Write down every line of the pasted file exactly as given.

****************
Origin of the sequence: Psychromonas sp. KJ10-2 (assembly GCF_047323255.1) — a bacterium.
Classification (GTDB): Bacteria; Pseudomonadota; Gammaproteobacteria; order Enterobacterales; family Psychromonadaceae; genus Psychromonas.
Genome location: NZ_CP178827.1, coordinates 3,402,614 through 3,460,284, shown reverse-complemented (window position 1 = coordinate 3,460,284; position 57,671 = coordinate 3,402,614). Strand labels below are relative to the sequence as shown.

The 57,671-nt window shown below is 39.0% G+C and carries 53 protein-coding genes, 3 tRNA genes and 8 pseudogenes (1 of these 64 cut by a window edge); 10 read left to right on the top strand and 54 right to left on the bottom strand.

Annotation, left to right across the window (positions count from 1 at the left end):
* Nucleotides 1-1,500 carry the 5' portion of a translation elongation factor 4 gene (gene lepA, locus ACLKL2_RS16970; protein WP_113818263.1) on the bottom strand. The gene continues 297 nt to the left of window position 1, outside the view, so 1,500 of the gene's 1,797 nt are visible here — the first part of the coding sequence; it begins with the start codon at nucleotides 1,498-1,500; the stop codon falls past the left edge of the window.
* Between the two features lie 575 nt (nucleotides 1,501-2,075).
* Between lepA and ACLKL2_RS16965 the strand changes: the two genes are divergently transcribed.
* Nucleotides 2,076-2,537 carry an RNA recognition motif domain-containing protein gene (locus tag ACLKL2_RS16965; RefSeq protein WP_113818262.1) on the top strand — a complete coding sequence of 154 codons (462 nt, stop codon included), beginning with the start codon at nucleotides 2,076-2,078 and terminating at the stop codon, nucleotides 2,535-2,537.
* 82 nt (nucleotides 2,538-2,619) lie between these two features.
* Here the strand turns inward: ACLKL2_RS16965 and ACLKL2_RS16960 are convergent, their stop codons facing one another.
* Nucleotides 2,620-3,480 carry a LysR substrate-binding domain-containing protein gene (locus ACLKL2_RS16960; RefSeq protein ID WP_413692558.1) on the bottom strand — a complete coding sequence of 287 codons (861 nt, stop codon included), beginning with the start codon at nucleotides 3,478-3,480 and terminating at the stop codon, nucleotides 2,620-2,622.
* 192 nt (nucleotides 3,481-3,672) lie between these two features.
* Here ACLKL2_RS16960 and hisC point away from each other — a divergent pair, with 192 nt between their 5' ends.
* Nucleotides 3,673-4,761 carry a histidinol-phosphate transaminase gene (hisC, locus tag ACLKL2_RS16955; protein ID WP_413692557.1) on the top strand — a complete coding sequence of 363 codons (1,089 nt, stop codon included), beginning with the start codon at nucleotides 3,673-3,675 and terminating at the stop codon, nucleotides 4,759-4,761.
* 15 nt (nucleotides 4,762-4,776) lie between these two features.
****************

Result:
Origin of the sequence: Psychromonas sp. KJ10-2 (assembly GCF_047323255.1) — a bacterium.
Classification (GTDB): Bacteria; Pseudomonadota; Gammaproteobacteria; order Enterobacterales; family Psychromonadaceae; genus Psychromonas.
Genome location: NZ_CP178827.1, coordinates 3,402,614 through 3,460,284, shown reverse-complemented (window position 1 = coordinate 3,460,284; position 57,671 = coordinate 3,402,614). Strand labels below are relative to the sequence as shown.

The 57,671-nt window shown below is 39.0% G+C and carries 53 protein-coding genes, 3 tRNA genes and 8 pseudogenes (1 of these 64 cut by a window edge); 10 read left to right on the top strand and 54 right to left on the bottom strand.

Annotation, left to right across the window (positions count from 1 at the left end):
* Nucleotides 1-1,500 carry the 5' portion of a translation elongation factor 4 gene (gene lepA, locus ACLKL2_RS16970; protein WP_113818263.1) on the bottom strand. The gene continues 297 nt to the left of window position 1, outside the view, so 1,500 of the gene's 1,797 nt are visible here — the first part of the coding sequence; it begins with the start codon at nucleotides 1,498-1,500; the stop codon falls past the left edge of the window.
* Between the two features lie 575 nt (nucleotides 1,501-2,075).
* Between lepA and ACLKL2_RS16965 the strand changes: the two genes are divergently transcribed.
* Nucleotides 2,076-2,537 carry an RNA recognition motif domain-containing protein gene (locus tag ACLKL2_RS16965; RefSeq protein WP_113818262.1) on the top strand — a complete coding sequence of 154 codons (462 nt, stop codon included), beginning with the start codon at nucleotides 2,076-2,078 and terminating at the stop codon, nucleotides 2,535-2,537.
* 82 nt (nucleotides 2,538-2,619) lie between these two features.
* Here the strand turns inward: ACLKL2_RS16965 and ACLKL2_RS16960 are convergent, their stop codons facing one another.
* Nucleotides 2,620-3,480 carry a LysR substrate-binding domain-containing protein gene (locus ACLKL2_RS16960; RefSeq protein ID WP_413692558.1) on the bottom strand — a complete coding sequence of 287 codons (861 nt, stop codon included), beginning with the start codon at nucleotides 3,478-3,480 and terminating at the stop codon, nucleotides 2,620-2,622.
* 192 nt (nucleotides 3,481-3,672) lie between these two features.
* Here ACLKL2_RS16960 and hisC point away from each other — a divergent pair, with 192 nt between their 5' ends.
* Nucleotides 3,673-4,761 carry a histidinol-phosphate transaminase gene (hisC, locus tag ACLKL2_RS16955; protein ID WP_413692557.1) on the top strand — a complete coding sequence of 363 codons (1,089 nt, stop codon included), beginning with the start codon at nucleotides 3,673-3,675 and terminating at the stop codon, nucleotides 4,759-4,761.
* 15 nt (nucleotides 4,762-4,776) lie between these two features.